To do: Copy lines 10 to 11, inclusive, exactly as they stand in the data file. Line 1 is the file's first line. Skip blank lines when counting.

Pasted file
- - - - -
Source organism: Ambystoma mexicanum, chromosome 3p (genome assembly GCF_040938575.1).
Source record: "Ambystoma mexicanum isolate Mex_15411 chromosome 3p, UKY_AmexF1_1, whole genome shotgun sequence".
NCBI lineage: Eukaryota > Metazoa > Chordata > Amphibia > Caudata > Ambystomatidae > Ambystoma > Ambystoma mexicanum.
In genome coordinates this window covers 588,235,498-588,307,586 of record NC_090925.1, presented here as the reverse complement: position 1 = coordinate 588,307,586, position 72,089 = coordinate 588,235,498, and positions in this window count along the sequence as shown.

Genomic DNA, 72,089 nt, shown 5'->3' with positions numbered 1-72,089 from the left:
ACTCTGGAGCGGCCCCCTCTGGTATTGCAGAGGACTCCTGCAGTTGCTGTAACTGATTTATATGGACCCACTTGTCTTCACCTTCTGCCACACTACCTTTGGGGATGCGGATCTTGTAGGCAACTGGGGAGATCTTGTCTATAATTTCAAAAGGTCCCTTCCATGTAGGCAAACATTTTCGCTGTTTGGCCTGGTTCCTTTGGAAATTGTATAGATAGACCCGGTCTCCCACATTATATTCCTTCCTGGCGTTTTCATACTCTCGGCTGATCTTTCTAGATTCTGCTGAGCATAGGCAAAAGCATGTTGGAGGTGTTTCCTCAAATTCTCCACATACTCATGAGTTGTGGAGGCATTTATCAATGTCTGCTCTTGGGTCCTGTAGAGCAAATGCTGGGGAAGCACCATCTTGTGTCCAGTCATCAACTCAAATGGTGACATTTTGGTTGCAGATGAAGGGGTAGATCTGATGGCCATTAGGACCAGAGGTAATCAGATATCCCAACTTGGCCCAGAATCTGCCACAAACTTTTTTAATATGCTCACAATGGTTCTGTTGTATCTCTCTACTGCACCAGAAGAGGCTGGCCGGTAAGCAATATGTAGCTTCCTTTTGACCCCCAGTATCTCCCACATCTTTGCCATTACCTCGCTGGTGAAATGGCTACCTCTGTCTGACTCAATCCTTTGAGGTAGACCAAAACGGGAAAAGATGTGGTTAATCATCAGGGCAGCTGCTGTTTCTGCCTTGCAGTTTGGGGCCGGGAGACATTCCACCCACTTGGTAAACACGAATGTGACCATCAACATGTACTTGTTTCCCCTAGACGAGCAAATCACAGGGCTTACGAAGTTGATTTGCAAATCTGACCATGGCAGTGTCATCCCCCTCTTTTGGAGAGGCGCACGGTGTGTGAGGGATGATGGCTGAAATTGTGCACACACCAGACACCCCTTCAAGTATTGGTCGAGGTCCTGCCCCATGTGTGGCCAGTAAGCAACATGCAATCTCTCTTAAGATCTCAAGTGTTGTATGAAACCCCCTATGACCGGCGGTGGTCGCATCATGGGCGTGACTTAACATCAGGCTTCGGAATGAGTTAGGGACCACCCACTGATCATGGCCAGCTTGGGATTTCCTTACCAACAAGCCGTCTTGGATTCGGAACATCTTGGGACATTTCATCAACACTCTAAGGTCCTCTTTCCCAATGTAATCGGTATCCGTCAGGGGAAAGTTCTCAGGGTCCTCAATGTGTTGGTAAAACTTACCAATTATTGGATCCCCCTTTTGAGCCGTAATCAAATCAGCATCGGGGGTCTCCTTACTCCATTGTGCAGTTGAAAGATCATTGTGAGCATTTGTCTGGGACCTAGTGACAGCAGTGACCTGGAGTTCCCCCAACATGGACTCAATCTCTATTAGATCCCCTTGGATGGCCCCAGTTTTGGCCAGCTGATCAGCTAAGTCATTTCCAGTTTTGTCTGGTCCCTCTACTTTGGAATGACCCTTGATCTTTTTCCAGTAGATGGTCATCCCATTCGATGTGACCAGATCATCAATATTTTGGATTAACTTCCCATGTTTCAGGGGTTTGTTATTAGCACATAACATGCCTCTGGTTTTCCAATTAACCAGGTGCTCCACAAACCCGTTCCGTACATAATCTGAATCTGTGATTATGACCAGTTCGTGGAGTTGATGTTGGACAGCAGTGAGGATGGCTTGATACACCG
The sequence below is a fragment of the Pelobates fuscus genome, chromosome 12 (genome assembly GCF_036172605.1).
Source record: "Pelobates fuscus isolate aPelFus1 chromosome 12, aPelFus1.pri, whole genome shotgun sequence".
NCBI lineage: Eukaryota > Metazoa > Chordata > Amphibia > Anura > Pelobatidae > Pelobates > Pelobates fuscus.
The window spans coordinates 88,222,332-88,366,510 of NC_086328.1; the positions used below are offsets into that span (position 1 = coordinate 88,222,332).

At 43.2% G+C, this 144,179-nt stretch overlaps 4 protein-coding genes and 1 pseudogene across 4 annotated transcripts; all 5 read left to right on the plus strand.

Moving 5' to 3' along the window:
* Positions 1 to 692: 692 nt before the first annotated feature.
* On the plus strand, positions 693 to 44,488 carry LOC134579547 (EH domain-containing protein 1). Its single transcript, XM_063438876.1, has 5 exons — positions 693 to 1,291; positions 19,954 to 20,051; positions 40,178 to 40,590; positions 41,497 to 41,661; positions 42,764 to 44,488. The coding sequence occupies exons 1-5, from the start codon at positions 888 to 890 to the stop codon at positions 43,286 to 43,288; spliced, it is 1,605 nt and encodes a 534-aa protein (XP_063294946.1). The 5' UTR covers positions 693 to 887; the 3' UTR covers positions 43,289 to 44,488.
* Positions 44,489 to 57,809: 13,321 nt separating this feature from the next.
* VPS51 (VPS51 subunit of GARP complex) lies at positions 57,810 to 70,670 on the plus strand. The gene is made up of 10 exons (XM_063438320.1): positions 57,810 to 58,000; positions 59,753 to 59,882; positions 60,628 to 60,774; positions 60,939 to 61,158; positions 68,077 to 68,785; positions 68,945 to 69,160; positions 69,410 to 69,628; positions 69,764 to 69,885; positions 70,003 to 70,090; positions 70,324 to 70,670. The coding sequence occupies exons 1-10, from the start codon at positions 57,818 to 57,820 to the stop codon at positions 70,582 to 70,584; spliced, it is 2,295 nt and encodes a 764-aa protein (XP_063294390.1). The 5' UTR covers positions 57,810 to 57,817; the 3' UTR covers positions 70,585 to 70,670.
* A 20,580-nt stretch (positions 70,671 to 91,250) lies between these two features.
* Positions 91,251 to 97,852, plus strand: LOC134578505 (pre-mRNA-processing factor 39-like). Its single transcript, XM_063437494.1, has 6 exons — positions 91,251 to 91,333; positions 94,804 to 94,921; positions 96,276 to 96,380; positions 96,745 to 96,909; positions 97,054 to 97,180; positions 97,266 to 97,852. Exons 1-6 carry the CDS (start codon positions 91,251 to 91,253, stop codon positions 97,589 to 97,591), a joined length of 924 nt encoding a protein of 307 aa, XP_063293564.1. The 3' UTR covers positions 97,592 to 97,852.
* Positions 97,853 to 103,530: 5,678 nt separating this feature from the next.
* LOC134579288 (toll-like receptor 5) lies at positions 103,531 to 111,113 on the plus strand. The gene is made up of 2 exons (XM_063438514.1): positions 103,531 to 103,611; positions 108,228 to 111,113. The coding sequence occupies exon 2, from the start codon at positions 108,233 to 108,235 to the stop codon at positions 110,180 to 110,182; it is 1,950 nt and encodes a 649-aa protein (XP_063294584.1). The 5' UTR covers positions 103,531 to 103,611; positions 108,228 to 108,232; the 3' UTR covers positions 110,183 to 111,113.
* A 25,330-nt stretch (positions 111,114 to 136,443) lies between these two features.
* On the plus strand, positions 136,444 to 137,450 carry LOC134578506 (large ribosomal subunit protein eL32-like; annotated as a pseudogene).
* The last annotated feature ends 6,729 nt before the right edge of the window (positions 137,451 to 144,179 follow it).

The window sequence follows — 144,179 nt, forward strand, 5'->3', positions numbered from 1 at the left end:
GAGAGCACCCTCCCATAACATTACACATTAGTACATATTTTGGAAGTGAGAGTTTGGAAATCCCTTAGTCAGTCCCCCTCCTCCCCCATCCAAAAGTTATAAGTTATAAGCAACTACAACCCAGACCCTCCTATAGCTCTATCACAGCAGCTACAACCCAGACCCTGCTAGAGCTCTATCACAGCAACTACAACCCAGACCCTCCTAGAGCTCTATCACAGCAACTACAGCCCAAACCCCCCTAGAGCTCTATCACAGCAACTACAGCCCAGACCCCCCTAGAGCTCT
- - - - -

The window spans coordinates 88,222,332-88,366,510 of NC_086328.1; the positions used below are offsets into that span (position 1 = coordinate 88,222,332).

At 43.2% G+C, this 144,179-nt stretch overlaps 4 protein-coding genes and 1 pseudogene across 4 annotated transcripts; all 5 read left to right on the plus strand.